Mark: I’ve never really done much on the guitar. Mine’s only got two strings. It’s just A and E and then I get the group to embellish it.

Blaine: Was your dad into rockabilly?

Mark: No, there was no music in my house. Well, my sisters had singles but I was a latecomer. I was more interested in writing poetry. Nothing in music satisfied me. I still write every day. How do you operate?

Blaine: I sing stuff into my Dictaphone. I don’t think writing music should be laborious. There’s a Keith Richards quote which I love where he says that songs are just floating around and you need to have a radar to pick them up. If you stay up late enough you can catch them.

Mark: You’ve got to trap them.

Blaine: Yeah. Nick Cave says he puts on a suit every day and goes to his office. I couldn’t do that. They just appear now and then.

NME: Is there a bit more labour involved for you, Mark?

Mark: Correct. There’s no secret to being creative.

Blaine: What do you mean by that?

Mark: [Sticks his tongue out]

NME: I love that Keith Richards line too, but I think there’s also graft involved.

Mark: And half a gram of heroin and some Afghani black! He doesn’t just smoke skunk, does he? If he thinks there’s so many songs flying around why is he still playing the same ones after 50 years?

Blaine: A lot of your lyrics feel like things that have been overheard in the pub, particularly characters like Carry Bag Man, Wireless Enthusiast and Hip Priest. Is that how you write a song, rather than autobiographically?

Mark: I do try to write objectively, not subjectively. People say all the time: “Oh, you’re the Hip Priest!” but it’s not about me. ‘Carry Bag Man’ isn’t about me. I don’t go around with carrier bags full of drugs, do I? What do you do? Was your missus really moaning that you’d taken half her record collection?

Blaine: Yeah, a lot of the records mentioned in that song were records that I didn’t want to part with when I had a break-up, but it’s sort of a fictionalised account.

Mark: Well that’s good. You got it out of your system, didn’t you? Good riddance to bad rubbish as regards her, and you got a good fucking record.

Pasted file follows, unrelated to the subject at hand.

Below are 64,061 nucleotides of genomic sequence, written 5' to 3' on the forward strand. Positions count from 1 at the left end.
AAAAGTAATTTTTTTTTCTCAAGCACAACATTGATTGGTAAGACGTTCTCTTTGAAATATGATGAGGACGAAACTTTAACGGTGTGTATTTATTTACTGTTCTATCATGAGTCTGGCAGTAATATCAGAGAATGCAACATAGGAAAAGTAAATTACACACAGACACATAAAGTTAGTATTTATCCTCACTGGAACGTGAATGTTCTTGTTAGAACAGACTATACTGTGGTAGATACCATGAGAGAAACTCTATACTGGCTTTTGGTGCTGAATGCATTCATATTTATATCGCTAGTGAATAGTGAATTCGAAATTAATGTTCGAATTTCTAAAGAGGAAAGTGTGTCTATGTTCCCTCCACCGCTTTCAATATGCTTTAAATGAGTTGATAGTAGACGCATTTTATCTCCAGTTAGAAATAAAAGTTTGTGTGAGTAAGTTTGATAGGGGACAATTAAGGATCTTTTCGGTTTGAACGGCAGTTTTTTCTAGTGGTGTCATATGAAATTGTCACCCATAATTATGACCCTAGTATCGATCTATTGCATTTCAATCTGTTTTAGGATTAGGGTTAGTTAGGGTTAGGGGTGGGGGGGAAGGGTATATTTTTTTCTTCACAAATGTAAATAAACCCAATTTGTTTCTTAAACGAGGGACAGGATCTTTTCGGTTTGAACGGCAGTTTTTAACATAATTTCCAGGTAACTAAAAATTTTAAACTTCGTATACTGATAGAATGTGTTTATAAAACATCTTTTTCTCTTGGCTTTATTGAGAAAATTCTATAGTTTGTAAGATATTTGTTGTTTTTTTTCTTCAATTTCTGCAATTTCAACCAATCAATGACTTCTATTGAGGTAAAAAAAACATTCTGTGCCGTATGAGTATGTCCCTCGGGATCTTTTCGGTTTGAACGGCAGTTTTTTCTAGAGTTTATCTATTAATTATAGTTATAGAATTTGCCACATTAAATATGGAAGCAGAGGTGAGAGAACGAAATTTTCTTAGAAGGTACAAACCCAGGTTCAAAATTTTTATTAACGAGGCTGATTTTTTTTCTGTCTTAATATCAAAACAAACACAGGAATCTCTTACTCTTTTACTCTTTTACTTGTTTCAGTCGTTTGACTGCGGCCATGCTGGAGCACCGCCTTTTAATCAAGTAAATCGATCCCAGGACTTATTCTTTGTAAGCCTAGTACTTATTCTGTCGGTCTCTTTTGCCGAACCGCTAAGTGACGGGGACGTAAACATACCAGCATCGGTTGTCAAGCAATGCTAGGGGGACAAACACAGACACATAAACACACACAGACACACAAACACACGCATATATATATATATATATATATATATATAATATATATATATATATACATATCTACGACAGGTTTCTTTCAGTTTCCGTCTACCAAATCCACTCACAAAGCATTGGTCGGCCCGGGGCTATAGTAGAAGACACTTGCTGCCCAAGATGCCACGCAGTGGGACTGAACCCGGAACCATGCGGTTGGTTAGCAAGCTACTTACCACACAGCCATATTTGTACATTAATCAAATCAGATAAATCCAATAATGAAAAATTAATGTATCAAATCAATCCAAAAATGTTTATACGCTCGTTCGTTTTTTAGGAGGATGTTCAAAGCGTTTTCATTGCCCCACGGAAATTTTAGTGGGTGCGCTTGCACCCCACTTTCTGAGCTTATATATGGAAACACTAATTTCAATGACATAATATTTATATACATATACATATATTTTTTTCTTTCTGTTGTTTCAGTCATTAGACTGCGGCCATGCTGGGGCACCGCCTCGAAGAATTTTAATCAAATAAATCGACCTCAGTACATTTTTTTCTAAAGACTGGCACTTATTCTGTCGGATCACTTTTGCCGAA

Blaine: Your girlfriends and partners have often been in the band. What’s it like touring with your wife?

Mark: What’s it like touring with your dad?

Blaine: [Laughs]

Mark: So what have you got in the Jets? A guitarist, a bass player and a drummer?

Blaine: Yeah, and a pedal-steel player because this one’s an Americana record. We spent quite a lot of last year living in Austin, Texas.

Mark: You’re joking!

Blaine: No, we did.

Mark: [Incredulous] What, the whole group? With your dad?

Blaine: Yeah. Well he came out, but it was really the four of us plus wives and girlfriends. I’ve always wanted to live in America. It’s a ridiculous place. Texas is fascinating. We got obsessed with the suicide cults, like Waco and Heaven’s Gate. That’s all on the record.

Mark: That takes me back. When we were in Austin in 1981 the mixing guy and the drummer were kidnapped by these fucking weirdoes. Me and the bass player had to go and rescue them. They were being seduced! The guy running the place had a fucking cane and looked like Lucifer personified. He was a member of the KKK. There were all these birds in miniskirts with their tits out. They were all very attractive. We were looking through the blinds and we could see the drummer and the sound guy in the middle of all this. I said, “We’ve got to get them out!” Me and the bass player did this sort of weird attack. We broke in through the fucking skylight. We got them, but they weren’t very pleased about it. They were in their underpants with hard-ons and white powder all over their faces. I said: “Get in the van, you fucking cunts! Say goodbye to Austin, matey. You’re going back to the misery.”

Originally published in NME, 14 April 2012.